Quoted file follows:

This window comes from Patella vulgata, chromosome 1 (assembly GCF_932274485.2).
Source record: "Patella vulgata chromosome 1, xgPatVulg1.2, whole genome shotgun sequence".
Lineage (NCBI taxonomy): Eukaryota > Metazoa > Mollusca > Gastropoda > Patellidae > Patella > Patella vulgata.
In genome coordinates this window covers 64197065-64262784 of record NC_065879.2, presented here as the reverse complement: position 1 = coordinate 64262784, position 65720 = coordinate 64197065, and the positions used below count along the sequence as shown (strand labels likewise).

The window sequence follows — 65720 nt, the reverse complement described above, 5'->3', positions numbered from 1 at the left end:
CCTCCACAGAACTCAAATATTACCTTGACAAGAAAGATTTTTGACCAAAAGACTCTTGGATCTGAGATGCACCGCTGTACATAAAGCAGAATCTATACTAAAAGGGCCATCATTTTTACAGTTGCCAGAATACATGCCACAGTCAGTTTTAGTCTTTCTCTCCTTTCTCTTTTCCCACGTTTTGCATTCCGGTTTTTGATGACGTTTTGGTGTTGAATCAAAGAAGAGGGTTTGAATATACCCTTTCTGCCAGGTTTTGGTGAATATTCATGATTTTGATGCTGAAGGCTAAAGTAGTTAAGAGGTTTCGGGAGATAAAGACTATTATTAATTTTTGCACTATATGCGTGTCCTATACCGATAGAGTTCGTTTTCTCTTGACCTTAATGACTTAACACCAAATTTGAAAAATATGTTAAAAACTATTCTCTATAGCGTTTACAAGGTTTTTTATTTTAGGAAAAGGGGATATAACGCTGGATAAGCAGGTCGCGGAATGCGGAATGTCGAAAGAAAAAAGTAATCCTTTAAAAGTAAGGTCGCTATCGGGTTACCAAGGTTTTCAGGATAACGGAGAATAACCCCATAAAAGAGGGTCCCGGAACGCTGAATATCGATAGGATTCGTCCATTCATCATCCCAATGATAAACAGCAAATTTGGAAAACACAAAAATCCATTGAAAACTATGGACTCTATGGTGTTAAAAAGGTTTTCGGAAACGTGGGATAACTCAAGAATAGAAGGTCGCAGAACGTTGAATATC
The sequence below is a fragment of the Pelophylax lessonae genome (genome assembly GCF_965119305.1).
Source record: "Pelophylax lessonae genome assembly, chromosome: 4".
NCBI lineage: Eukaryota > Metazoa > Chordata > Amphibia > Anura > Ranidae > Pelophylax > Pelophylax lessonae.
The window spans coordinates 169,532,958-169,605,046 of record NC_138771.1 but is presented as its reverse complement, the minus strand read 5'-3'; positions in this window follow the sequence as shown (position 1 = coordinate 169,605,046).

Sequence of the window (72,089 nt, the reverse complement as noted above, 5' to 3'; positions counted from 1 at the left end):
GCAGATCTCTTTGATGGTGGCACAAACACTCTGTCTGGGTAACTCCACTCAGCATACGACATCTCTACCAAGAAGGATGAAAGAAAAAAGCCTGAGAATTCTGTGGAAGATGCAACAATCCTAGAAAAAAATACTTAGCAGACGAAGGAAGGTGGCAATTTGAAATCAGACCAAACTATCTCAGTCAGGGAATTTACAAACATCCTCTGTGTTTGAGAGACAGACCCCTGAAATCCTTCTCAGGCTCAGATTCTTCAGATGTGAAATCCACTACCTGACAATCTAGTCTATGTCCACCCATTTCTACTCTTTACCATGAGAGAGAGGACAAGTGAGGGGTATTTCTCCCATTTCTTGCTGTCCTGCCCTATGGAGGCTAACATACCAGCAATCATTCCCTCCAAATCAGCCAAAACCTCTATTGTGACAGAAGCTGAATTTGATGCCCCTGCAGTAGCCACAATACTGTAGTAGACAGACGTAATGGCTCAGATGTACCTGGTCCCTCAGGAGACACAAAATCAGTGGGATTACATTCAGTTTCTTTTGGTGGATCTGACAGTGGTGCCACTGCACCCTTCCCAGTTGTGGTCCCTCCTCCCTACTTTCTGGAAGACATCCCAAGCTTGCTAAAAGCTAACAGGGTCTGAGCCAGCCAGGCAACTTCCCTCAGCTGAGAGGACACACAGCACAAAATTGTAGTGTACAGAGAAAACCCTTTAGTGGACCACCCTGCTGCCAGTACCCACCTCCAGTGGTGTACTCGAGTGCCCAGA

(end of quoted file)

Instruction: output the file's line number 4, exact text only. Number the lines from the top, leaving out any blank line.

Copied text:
In genome coordinates this window covers 64197065-64262784 of record NC_065879.2, presented here as the reverse complement: position 1 = coordinate 64262784, position 65720 = coordinate 64197065, and the positions used below count along the sequence as shown (strand labels likewise).